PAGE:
by Larry Meikle
My name is Larry Meikle. I’m a retired Ontario civil servant and a student in the University of King’s College Master of Fine Arts program in Creative Nonfiction Writing, where I’m in the process of writing my first book.
This past year I’ve felt better than I have for decades. I would not be a graduate student today if I were feeling the way I did even a year ago, had I not participated in CAMH’s IMPACT study on mental health problems and DNA.
I was diagnosed with clinical depression in 1997 and since then I’ve been taking antidepressants, with some degree of success. I tried going off my meds on a couple of occasions in the hope I could battle depression without them, but came to the painful realization I couldn’t.
A couple of years ago the antidepressant I had been taking for so many years suddenly stopped working for me. It “pooped out,” as the saying goes. My family doctor started me on a new medication, and that seemed to go reasonably well. Whenever I saw my doctor I’d tell him I was “getting by,” but anxiety was still a problem and I felt I could be doing much better.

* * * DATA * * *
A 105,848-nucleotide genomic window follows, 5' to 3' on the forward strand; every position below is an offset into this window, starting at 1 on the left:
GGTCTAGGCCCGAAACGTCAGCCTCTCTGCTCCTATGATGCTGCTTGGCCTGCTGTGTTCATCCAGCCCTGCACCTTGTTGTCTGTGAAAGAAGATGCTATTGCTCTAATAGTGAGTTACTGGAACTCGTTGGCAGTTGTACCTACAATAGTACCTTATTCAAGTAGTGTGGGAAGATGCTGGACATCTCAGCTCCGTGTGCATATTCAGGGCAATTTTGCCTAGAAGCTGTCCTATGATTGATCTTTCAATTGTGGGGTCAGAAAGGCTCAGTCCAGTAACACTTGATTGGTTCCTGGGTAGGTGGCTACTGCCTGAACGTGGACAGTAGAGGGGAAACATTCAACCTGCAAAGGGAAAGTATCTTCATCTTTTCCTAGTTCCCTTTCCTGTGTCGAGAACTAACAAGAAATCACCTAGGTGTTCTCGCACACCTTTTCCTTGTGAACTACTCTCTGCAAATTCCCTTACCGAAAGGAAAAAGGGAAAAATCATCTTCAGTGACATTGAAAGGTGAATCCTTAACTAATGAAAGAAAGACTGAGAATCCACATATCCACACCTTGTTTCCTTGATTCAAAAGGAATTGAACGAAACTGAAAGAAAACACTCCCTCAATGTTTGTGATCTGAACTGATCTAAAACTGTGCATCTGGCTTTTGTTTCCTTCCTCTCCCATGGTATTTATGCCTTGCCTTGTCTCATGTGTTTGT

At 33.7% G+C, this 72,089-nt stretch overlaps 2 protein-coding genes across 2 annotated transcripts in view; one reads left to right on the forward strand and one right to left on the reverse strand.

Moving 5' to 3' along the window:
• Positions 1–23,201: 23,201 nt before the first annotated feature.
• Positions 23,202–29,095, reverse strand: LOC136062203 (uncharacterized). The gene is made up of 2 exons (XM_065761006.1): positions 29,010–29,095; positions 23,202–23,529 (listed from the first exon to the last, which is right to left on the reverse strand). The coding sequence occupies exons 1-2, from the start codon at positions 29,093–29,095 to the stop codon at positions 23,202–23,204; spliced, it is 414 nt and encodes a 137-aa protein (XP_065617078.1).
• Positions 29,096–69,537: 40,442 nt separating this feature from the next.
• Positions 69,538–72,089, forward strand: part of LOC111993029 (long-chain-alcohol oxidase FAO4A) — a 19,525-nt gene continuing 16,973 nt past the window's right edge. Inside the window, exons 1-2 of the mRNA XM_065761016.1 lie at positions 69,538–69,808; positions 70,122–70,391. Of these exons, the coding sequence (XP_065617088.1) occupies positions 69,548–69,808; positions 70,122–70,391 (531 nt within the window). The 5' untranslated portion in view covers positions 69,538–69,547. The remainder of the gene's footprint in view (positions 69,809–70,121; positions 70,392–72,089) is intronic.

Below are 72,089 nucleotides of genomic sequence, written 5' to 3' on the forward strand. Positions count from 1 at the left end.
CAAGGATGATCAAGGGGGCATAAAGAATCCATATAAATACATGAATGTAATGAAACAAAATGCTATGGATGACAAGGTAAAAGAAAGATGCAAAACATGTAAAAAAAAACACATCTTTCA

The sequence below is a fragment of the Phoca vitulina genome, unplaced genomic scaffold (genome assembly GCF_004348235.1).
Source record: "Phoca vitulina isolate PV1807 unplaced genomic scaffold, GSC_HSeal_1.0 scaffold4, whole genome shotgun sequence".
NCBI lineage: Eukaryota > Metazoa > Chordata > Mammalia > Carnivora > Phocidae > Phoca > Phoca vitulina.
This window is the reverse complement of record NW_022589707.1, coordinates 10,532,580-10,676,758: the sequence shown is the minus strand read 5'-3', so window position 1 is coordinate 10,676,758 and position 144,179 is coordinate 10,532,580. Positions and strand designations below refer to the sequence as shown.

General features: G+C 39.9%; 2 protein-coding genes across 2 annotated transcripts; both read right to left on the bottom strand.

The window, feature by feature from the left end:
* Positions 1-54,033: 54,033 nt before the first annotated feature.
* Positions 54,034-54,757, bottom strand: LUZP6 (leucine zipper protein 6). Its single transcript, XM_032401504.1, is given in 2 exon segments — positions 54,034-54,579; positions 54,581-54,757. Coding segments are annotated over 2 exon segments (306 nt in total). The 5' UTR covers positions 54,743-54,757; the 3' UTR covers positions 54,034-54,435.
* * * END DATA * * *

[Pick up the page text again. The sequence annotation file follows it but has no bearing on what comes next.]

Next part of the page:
By Joan Chang, Communications Coordinator with Public Affairs at CAMH
You likely know obesity is a health problem for the general Canadian population. What you may not know is that obesity is of particular concern for people with mental illness.
I spoke with Dr. Rohan Ganguli, who has been studying obesity and mental health for 15 years. He’s Senior Scientist at CAMH, Professor of Psychiatry with the Faculty of Medicine and Canada Research Chair in Chronic Disease Management at the University of Toronto. He’s one of the organizers and speakers at this year’s Mental Health and Obesity Conference (pdf), on May 14 in Toronto. Read more